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The Tiago has received more than a few awards from various publications and for good reason. It’s a car that has been appreciated by everyone for its smart design, equipment levels, generous space and value for money. But one telling factor that an award giving jury doesn’t consider is the ownership experience of a vehicle. After our previous long term stint of over 6000 kilometres in the petrol Tiago, Tata motors decided to send over the diesel variant for long term evaluation. Having driven most of the kilometres on the petrol version, I am looking forward to another good experience with its diesel powered sibling.
However, when we received the car which was allotted to us, there were a few issues that needed to be sorted out immediately. The air conditioning wasn’t working properly, the steering mounted controls were dead and the key handed over to me was one to manually lock and unlock the car, no remote locking. So the Tiago had to make an unscheduled trip to the service station. As soon as the Tiago entered the service centre, work began promptly.
The AC filter was completely choked, which explained why it decided not to throw out any cool air in this blistering heat. The steering mounted controls were not working. To sort this issue, Tata would have to either replace the controls or the wheel itself. But at the time Tata did not have either of the two available, so we decided to get it fixed as soon as the parts arrived. As for the key, well it was lost at the time of the Tiago’s transit to evo India’s HQ. So Tata has promised us a new key soon. Even though it was an unscheduled stop, the service manager checked all the fluid levels along with other moving components and found everything to be alright, before giving me the thumbs up to take the Tiago, a few hours after I had dropped it off.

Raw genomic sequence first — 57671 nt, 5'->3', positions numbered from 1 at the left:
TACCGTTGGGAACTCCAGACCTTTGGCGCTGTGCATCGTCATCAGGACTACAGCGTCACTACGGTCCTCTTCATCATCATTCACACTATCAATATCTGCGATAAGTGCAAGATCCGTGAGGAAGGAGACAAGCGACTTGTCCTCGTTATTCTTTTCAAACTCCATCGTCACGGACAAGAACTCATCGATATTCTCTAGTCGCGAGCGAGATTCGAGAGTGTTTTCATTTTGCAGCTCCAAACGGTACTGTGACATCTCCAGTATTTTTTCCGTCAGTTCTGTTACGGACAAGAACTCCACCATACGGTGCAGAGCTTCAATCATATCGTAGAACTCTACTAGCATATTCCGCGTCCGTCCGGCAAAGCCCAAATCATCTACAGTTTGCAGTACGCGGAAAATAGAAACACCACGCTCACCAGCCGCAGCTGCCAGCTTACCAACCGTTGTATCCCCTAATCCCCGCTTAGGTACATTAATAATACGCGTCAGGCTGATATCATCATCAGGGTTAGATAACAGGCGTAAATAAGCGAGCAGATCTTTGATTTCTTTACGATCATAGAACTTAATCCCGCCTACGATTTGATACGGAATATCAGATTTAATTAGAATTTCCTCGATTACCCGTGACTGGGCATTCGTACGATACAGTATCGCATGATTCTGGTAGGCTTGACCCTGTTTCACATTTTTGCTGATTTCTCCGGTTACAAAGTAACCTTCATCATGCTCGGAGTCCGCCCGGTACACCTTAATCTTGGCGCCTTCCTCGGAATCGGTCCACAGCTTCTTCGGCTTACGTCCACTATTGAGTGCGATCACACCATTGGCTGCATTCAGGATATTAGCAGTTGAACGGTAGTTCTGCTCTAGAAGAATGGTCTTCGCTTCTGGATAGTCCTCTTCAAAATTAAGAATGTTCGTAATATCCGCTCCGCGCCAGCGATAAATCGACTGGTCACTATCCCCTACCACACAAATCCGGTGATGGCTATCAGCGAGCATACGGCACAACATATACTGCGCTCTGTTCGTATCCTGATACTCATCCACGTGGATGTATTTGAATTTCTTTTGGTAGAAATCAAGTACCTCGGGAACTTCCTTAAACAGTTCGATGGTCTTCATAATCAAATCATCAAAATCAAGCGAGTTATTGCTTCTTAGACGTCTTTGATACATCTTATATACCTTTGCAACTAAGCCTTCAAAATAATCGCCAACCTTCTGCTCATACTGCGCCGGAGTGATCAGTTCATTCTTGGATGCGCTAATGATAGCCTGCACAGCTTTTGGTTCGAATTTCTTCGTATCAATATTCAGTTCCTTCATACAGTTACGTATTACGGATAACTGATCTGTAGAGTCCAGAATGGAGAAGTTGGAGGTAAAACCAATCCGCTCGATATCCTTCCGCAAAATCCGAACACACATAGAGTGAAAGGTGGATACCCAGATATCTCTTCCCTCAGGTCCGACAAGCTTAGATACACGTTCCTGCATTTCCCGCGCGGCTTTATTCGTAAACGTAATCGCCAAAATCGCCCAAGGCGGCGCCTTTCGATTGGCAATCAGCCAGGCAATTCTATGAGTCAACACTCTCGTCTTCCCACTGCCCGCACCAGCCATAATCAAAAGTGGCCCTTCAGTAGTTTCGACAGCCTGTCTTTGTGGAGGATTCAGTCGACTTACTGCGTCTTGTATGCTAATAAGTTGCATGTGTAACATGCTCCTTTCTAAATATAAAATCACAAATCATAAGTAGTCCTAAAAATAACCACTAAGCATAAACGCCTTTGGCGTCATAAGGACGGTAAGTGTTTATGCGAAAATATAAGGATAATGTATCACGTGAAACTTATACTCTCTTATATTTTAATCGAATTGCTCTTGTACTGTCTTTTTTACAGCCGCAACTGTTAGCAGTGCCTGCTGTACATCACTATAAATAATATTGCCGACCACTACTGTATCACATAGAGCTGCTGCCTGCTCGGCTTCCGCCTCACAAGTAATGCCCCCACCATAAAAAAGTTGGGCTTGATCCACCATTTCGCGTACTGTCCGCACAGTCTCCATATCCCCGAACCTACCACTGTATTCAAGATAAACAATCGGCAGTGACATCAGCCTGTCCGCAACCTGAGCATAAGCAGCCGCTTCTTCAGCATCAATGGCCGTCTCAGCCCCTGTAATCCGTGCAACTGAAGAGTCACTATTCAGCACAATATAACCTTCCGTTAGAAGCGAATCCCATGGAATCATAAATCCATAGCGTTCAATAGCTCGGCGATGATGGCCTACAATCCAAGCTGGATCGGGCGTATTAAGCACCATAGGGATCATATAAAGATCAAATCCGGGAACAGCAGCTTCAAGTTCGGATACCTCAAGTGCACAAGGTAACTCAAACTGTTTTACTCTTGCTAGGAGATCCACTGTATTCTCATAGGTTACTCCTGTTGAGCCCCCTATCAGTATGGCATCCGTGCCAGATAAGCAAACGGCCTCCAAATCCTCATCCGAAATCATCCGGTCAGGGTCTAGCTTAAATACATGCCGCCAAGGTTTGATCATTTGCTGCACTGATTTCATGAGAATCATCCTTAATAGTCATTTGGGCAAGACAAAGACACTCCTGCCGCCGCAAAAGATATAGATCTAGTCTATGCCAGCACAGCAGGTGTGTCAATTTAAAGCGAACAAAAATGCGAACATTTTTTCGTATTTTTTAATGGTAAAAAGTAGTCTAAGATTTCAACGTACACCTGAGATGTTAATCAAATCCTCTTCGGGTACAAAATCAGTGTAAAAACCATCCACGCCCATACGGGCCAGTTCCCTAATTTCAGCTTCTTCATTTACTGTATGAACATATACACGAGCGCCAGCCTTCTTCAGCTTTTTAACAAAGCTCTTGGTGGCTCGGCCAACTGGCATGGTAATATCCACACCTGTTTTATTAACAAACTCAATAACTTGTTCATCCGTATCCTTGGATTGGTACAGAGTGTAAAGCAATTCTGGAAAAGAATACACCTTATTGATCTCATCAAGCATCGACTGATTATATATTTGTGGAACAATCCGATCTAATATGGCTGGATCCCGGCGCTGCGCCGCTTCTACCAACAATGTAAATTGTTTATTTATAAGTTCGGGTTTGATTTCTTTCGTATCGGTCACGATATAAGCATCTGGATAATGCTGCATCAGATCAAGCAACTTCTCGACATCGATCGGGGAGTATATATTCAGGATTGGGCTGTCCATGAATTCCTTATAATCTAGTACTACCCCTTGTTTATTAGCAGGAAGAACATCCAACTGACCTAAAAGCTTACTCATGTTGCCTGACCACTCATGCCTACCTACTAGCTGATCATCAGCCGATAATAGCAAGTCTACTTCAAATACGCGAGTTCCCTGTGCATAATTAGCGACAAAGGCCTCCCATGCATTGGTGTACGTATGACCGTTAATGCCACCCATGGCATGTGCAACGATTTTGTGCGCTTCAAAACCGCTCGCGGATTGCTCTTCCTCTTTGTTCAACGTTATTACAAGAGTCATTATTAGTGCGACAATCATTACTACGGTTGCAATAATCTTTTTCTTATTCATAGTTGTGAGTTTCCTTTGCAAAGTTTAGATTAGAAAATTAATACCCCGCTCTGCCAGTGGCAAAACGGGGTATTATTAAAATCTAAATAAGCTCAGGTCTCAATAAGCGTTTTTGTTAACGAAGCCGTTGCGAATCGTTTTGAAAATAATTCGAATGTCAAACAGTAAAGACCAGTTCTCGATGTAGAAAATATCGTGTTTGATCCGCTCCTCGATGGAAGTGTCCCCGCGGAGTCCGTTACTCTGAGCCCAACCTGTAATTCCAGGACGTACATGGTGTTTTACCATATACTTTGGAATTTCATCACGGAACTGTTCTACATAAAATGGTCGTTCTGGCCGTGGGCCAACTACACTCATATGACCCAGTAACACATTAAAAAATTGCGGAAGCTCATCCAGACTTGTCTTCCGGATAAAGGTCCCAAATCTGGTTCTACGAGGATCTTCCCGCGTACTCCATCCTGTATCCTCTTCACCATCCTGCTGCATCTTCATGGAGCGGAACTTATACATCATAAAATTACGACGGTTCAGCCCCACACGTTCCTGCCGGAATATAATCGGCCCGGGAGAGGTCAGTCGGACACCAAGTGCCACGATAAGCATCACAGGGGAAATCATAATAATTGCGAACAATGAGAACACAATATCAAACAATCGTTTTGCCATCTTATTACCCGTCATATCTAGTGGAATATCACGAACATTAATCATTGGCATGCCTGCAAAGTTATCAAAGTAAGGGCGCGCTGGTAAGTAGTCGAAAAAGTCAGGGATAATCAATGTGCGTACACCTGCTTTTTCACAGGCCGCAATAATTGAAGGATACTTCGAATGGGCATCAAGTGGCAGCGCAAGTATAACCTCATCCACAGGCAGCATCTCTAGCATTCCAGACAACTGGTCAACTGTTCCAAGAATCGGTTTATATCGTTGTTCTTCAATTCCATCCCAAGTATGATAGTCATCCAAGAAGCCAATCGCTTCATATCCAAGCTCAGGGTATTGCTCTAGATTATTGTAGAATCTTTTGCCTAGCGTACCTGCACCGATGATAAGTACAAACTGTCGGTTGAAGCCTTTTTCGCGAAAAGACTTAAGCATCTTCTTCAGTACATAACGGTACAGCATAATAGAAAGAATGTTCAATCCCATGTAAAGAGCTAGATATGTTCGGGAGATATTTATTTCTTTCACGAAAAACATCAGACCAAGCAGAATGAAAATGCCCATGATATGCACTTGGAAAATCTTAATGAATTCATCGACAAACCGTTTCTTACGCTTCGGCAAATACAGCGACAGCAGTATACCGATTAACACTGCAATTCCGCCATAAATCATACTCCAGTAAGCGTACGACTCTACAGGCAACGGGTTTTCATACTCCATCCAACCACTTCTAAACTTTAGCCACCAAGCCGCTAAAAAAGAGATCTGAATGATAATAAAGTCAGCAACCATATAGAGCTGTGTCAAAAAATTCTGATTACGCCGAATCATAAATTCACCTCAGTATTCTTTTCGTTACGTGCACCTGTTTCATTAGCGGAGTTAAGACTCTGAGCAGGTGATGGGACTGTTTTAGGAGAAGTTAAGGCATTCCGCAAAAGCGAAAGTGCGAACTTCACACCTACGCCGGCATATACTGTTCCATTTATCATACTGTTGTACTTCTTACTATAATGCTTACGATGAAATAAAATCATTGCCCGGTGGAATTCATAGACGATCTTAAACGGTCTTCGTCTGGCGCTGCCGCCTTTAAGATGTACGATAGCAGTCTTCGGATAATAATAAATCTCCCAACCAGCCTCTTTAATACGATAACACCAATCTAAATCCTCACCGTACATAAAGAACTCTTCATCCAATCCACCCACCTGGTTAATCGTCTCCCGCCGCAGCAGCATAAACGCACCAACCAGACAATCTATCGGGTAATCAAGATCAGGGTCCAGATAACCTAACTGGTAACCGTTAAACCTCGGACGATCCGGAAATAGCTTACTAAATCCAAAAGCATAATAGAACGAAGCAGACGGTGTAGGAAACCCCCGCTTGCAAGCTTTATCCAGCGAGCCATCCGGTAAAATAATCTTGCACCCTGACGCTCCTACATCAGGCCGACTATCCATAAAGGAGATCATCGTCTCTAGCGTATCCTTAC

Despite my extensive travel schedule, the Tiago has been sailing smoothly without a fuss. The excellent fuel efficiency and road manners have made it my default weapon to travel within the city and even the longer Mumbai-Pune journeys.
The suspension is well set-up and remains the highlight of the Tiago, so much so, that it does not give you the feeling you are driving a small car. It quietly smoothens out undulations and bumps along the way and the roads I travel on aren’t the smoothest and would most likely reduce the lifespan of a car, but to the Tiago’s credit, it hasn’t developed any squeaks or rattles. And make no mistake about it; this car is not brand new. It came to us with over 8000 kilometres already on the clock. It has already gone through one long term test with another publication (living the hard life) before coming to us. Maybe that is one of the reasons I see quite a few Tiagos on the road.
While it doesn’t prove to be the most involving car to drive, it goes about its work as a commuter and daily driver very well. If I were to be very critical, I’d say the Eco mode makes the car cumbersome to drive, as the ECU calibration to the engine is not sorted properly, unlike the petrol. There are flat spots and power delivery is a bit jerky. But apart from that, I quite like the diesel Tiago.
Date acquired: March 2017
Duration of test: 3 months
Total mileage: 17,100km
Mileage this month: 4325km
Overall kmpl: 20.1kmpl
Costs this month: Nil